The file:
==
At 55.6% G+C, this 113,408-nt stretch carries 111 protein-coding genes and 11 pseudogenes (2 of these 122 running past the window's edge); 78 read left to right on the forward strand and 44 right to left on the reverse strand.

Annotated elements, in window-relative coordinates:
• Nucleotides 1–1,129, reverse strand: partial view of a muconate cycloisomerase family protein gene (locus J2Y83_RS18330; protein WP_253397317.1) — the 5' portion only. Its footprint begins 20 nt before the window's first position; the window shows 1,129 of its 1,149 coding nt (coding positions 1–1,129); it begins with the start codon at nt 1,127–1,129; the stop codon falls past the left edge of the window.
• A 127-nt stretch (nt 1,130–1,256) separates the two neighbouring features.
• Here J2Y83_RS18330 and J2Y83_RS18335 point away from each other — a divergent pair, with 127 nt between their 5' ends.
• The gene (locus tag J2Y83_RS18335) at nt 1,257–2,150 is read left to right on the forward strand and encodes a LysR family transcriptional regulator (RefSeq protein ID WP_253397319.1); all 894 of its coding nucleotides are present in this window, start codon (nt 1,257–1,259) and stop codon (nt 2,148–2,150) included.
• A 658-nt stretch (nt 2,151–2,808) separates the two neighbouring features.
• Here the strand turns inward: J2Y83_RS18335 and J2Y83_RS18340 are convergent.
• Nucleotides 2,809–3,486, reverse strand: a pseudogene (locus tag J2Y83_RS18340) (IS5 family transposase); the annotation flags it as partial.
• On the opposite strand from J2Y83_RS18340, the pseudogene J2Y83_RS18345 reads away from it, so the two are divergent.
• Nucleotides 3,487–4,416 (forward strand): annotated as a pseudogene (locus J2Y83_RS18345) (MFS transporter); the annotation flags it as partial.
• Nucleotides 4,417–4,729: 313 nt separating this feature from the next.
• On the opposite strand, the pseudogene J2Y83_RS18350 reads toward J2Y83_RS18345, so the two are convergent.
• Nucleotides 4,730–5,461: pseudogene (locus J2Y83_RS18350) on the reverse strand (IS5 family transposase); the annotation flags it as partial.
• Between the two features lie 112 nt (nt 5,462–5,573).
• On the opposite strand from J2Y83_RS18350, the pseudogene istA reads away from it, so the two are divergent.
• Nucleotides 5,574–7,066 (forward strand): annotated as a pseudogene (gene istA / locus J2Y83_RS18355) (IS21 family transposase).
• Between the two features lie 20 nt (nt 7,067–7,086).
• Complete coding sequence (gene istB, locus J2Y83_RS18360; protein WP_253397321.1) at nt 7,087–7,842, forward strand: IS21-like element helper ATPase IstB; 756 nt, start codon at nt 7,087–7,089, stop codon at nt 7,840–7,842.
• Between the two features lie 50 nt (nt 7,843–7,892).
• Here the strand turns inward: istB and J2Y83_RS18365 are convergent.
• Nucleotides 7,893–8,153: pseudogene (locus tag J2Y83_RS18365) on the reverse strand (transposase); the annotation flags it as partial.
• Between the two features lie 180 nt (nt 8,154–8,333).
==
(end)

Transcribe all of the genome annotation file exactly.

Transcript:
At 55.6% G+C, this 113,408-nt stretch carries 111 protein-coding genes and 11 pseudogenes (2 of these 122 running past the window's edge); 78 read left to right on the forward strand and 44 right to left on the reverse strand.

Annotated elements, in window-relative coordinates:
• Nucleotides 1–1,129, reverse strand: partial view of a muconate cycloisomerase family protein gene (locus J2Y83_RS18330; protein WP_253397317.1) — the 5' portion only. Its footprint begins 20 nt before the window's first position; the window shows 1,129 of its 1,149 coding nt (coding positions 1–1,129); it begins with the start codon at nt 1,127–1,129; the stop codon falls past the left edge of the window.
• A 127-nt stretch (nt 1,130–1,256) separates the two neighbouring features.
• Here J2Y83_RS18330 and J2Y83_RS18335 point away from each other — a divergent pair, with 127 nt between their 5' ends.
• The gene (locus tag J2Y83_RS18335) at nt 1,257–2,150 is read left to right on the forward strand and encodes a LysR family transcriptional regulator (RefSeq protein ID WP_253397319.1); all 894 of its coding nucleotides are present in this window, start codon (nt 1,257–1,259) and stop codon (nt 2,148–2,150) included.
• A 658-nt stretch (nt 2,151–2,808) separates the two neighbouring features.
• Here the strand turns inward: J2Y83_RS18335 and J2Y83_RS18340 are convergent.
• Nucleotides 2,809–3,486, reverse strand: a pseudogene (locus tag J2Y83_RS18340) (IS5 family transposase); the annotation flags it as partial.
• On the opposite strand from J2Y83_RS18340, the pseudogene J2Y83_RS18345 reads away from it, so the two are divergent.
• Nucleotides 3,487–4,416 (forward strand): annotated as a pseudogene (locus J2Y83_RS18345) (MFS transporter); the annotation flags it as partial.
• Nucleotides 4,417–4,729: 313 nt separating this feature from the next.
• On the opposite strand, the pseudogene J2Y83_RS18350 reads toward J2Y83_RS18345, so the two are convergent.
• Nucleotides 4,730–5,461: pseudogene (locus J2Y83_RS18350) on the reverse strand (IS5 family transposase); the annotation flags it as partial.
• Between the two features lie 112 nt (nt 5,462–5,573).
• On the opposite strand from J2Y83_RS18350, the pseudogene istA reads away from it, so the two are divergent.
• Nucleotides 5,574–7,066 (forward strand): annotated as a pseudogene (gene istA / locus J2Y83_RS18355) (IS21 family transposase).
• Between the two features lie 20 nt (nt 7,067–7,086).
• Complete coding sequence (gene istB, locus J2Y83_RS18360; protein WP_253397321.1) at nt 7,087–7,842, forward strand: IS21-like element helper ATPase IstB; 756 nt, start codon at nt 7,087–7,089, stop codon at nt 7,840–7,842.
• Between the two features lie 50 nt (nt 7,843–7,892).
• Here the strand turns inward: istB and J2Y83_RS18365 are convergent.
• Nucleotides 7,893–8,153: pseudogene (locus tag J2Y83_RS18365) on the reverse strand (transposase); the annotation flags it as partial.
• Between the two features lie 180 nt (nt 8,154–8,333).